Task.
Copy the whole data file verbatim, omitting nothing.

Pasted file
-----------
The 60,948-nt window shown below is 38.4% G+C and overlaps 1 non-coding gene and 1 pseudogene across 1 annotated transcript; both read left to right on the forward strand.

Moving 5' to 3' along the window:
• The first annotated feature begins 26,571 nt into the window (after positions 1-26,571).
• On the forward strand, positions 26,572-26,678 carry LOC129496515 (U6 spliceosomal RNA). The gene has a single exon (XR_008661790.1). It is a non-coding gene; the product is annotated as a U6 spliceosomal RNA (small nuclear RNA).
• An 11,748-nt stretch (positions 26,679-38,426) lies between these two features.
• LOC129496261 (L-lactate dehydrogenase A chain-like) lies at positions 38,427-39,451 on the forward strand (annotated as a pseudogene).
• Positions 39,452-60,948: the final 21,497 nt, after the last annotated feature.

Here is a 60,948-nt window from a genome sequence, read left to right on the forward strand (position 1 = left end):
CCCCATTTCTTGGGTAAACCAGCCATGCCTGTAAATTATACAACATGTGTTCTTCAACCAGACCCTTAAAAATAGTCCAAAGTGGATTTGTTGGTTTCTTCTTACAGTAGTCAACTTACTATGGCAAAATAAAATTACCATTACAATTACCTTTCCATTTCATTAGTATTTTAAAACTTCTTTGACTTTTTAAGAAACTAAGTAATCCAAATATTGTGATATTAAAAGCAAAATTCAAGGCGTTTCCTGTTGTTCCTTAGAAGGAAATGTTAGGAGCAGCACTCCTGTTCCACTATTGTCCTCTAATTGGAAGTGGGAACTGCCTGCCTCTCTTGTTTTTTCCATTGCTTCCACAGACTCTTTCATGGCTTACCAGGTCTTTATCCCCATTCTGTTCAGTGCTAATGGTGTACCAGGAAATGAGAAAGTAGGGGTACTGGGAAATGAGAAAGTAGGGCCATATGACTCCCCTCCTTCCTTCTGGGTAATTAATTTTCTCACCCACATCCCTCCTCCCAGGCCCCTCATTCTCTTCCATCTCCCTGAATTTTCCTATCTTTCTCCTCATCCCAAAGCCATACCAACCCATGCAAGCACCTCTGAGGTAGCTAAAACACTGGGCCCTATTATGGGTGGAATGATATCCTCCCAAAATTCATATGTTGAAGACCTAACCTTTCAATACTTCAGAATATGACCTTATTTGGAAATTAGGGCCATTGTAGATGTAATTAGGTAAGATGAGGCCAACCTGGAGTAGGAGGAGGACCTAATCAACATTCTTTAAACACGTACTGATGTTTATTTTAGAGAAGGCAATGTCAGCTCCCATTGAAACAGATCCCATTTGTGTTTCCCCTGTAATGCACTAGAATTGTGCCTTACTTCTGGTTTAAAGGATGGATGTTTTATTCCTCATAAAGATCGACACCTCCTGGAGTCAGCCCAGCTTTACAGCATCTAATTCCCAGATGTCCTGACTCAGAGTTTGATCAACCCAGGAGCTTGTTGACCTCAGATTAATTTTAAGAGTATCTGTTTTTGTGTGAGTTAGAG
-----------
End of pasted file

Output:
The 60,948-nt window shown below is 38.4% G+C and overlaps 1 non-coding gene and 1 pseudogene across 1 annotated transcript; both read left to right on the forward strand.

Moving 5' to 3' along the window:
• The first annotated feature begins 26,571 nt into the window (after positions 1-26,571).
• On the forward strand, positions 26,572-26,678 carry LOC129496515 (U6 spliceosomal RNA). The gene has a single exon (XR_008661790.1). It is a non-coding gene; the product is annotated as a U6 spliceosomal RNA (small nuclear RNA).
• An 11,748-nt stretch (positions 26,679-38,426) lies between these two features.
• LOC129496261 (L-lactate dehydrogenase A chain-like) lies at positions 38,427-39,451 on the forward strand (annotated as a pseudogene).
• Positions 39,452-60,948: the final 21,497 nt, after the last annotated feature.

Here is a 60,948-nt window from a genome sequence, read left to right on the forward strand (position 1 = left end):
CCCCATTTCTTGGGTAAACCAGCCATGCCTGTAAATTATACAACATGTGTTCTTCAACCAGACCCTTAAAAATAGTCCAAAGTGGATTTGTTGGTTTCTTCTTACAGTAGTCAACTTACTATGGCAAAATAAAATTACCATTACAATTACCTTTCCATTTCATTAGTATTTTAAAACTTCTTTGACTTTTTAAGAAACTAAGTAATCCAAATATTGTGATATTAAAAGCAAAATTCAAGGCGTTTCCTGTTGTTCCTTAGAAGGAAATGTTAGGAGCAGCACTCCTGTTCCACTATTGTCCTCTAATTGGAAGTGGGAACTGCCTGCCTCTCTTGTTTTTTCCATTGCTTCCACAGACTCTTTCATGGCTTACCAGGTCTTTATCCCCATTCTGTTCAGTGCTAATGGTGTACCAGGAAATGAGAAAGTAGGGGTACTGGGAAATGAGAAAGTAGGGCCATATGACTCCCCTCCTTCCTTCTGGGTAATTAATTTTCTCACCCACATCCCTCCTCCCAGGCCCCTCATTCTCTTCCATCTCCCTGAATTTTCCTATCTTTCTCCTCATCCCAAAGCCATACCAACCCATGCAAGCACCTCTGAGGTAGCTAAAACACTGGGCCCTATTATGGGTGGAATGATATCCTCCCAAAATTCATATGTTGAAGACCTAACCTTTCAATACTTCAGAATATGACCTTATTTGGAAATTAGGGCCATTGTAGATGTAATTAGGTAAGATGAGGCCAACCTGGAGTAGGAGGAGGACCTAATCAACATTCTTTAAACACGTACTGATGTTTATTTTAGAGAAGGCAATGTCAGCTCCCATTGAAACAGATCCCATTTGTGTTTCCCCTGTAATGCACTAGAATTGTGCCTTACTTCTGGTTTAAAGGATGGATGTTTTATTCCTCATAAAGATCGACACCTCCTGGAGTCAGCCCAGCTTTACAGCATCTAATTCCCAGATGTCCTGACTCAGAGTTTGATCAACCCAGGAGCTTGTTGACCTCAGATTAATTTTAAGAGTATCTGTTTTTGTGTGAGTTAGAG